Sian's Pics

From sensual Chola bronzes to hypnotic works with light, discover our Account Executive's favourites from the archive​

 

What is your role at Bridgeman?

I've been at Bridgeman for over a decade and in that time I've worked in finance, admin, cataloguing, you name it! I'm now an Account Executive for the London sales team. I look after all the academic and 'one-off' clients, mostly authors who are researching and licensing images for their next book. I also supply admin and picture research support to the whole team. 

 

What do you love most about the job?

My clients are the best part of the job. Most people who come to me have never licensed images before, and I really enjoy helping them through the process. They are clearly passionate about the subjects they write about, which extends to the pictures they use. Because of them, I get to see a new picture every day. Even after all my years at Bridgeman, it is amazing to think there is still so much of the archive I haven't seen. 

 

What misconceptions do clients most commonly have about the archive?
That the images we have on the website are all we can supply. It is very satisfying telling a client we can source an image from our suppliers, when they've been searching high and low for it themselves without success. 

 

Sian Phillips, Account Executive

 

 Nataraja, Shiva as the Lord of Dance, 1000s. South India, Tamil Nadu, Chola period (bronze), Indian School / Cleveland Museum of Art, OH, USA / Bridgeman Images

 

 

Shiva Nataraja

This beautiful sculpture could be credited with changing my life. After seeing it I decided to pack myself off to India for two months, something I had never contemplated before, and so began one of the most significant experiences of my life.

That's the power of art - it can open your eyes to a world and a way of thinking that up until that moment you've been entirely ignorant of. The sensual grace of the Chola bronzes were a revelation to me. The fact that people of the 10th century could render their gods and goddesses in such an earthy and expressive way was beyond anything I had seen before. 

The Bridgeman archive has a wealth of South Asian art in all its forms, so I don't have to go to India to feed my appetite for it (although...).


 

 

Portrait of a Gentleman in his Study

I've chosen this image, not only because it is gorgeous, but because it reminds me of a lovely email exchange I had with one of my clients.They asked me if I thought the rose petals in the painting symbolised a cure for melancholy. They had read in Robert Burton's book 'The Anatomy of Melancholy' (dated 1621) that roses were an effective cure. I didn't really agree with this interpretation, but it did make me look at the painting with fresh eyes. The rich symbolism in art is endlessly fascinating, and hearing a client's ideas is one of the great perks of the job.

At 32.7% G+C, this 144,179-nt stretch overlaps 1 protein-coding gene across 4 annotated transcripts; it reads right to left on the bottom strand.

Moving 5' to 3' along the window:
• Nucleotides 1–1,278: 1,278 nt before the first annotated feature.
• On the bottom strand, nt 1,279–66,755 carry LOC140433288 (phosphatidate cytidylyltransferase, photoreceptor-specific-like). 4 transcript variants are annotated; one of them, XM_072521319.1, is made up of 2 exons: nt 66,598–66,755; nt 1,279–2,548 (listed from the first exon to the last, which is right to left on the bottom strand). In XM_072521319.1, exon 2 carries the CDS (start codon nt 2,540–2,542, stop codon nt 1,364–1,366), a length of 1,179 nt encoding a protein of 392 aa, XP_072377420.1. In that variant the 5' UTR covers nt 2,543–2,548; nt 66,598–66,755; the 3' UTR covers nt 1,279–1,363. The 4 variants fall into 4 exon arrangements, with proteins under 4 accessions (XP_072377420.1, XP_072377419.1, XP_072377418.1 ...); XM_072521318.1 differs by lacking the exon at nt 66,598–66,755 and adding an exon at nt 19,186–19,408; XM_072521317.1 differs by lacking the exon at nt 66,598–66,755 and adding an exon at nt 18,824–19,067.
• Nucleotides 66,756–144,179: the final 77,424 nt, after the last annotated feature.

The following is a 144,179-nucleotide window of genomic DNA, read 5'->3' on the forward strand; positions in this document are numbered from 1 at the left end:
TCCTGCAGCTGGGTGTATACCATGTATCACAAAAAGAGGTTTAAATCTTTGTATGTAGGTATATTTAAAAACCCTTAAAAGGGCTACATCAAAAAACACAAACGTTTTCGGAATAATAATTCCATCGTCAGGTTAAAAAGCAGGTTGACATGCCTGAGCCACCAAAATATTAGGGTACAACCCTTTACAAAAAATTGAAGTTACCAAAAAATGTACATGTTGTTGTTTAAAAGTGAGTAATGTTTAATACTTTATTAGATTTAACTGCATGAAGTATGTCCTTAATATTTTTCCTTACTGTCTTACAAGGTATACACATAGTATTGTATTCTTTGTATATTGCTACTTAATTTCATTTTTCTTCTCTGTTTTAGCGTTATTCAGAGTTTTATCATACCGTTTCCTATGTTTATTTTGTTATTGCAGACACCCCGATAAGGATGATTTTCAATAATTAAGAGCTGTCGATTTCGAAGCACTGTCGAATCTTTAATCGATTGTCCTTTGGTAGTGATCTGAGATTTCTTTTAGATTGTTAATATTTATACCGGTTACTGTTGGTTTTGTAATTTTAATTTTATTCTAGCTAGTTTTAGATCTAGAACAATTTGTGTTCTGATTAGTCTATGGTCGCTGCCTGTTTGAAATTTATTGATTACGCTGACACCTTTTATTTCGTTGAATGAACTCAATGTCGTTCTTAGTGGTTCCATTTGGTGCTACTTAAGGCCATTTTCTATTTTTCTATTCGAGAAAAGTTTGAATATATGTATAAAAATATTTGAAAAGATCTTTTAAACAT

Portrait of a Gentleman in his Study, 1528-30 (oil on canvas) (post restoration), Lorenzo Lotto / Galleria dell' Accademia, Venice, Italy / Bridgeman Images
 T'ai chi class in East Malaysia, Borneo - wide shot, rainforest in background / Courtesy of Creation Company Films Ltd / Bridgeman Footage

 

T'ai Chi class in East Malaysia

Anyone who knows me would not be surprised I've chosen this clip! As a dedicated T'ai Chi practitioner I am always boring people about the transformative power of this ancient martial art. I've even been known to practise T'ai Chi stepping on quiet tube platforms, causing other passengers to move slowly away from me! This clip of a T'ai Chi master and his students shows a grace and elegance of movement I can only dream of. They make it look so easy- believe me, it isn't! 

One of the great things about the Bridgeman archive is there really is something for everyone. Whatever your passion, there is bound to be something of interest to you.

 

 

Nine Dragons

These two dragons are actually part of a much longer scroll painting. Seeing the whole thing was another revelatory moment for me. The energy and vibrancy of the nine roiling, writhing dragons is certainly something to behold.

The refinement and beauty of Chinese painting never ceases to amaze me, particularly the work of the Southern Song dynasty, from which this scroll dates. I love that this detail shows the creatures expressive faces so clearly, each has  their own distinct personality.

 Nine Dragons, Southern Song dynasty, China, 1244 (detail) (ink & touches of red on paper), Chen Rong / Museum of Fine Arts, Boston, Massachusetts, USA / Francis Gardner Curtis Fund / Bridgeman Images
 Caper, Salmon to White: Wedgework, 2000 (LED and fluorescent light), James Turrell / Museum of Fine Arts, Houston, Texas, USA / Museum purchase funded by the estate of Isabel B. Wilson in memory of Peter C. Marzio / Bridgeman Images

 

 

James Turrell

If I had to choose a favourite contemporary artist, James Turrell would probably be it. His hypnotic work with light transports you to another dimension. This work is from the Museum of Fine Arts in Houston, whom we represent. Their collection is outstanding and the photography is excellent. You can feel the pulsating power of this work even through the high resolution file!

 

 

 

 

Agnes Martin

Agnes Martin is another favourite artist of mine. Her work, seemingly so simple, actually speaks to me of infinite complexity. Given the circumstances of her life - she suffered from schizophrenia and lived alone most of her adult life - you have to admire the calming, meditative quality of her work. It makes you wonder what would have become of her if she hadn't learnt to express herself in that way. I know it's a cliche, but we would all be a lot poorer without art in our lives.

Untitled #20, 1974, Agnes Martin / Private Collection / Bridgeman Images

 

 


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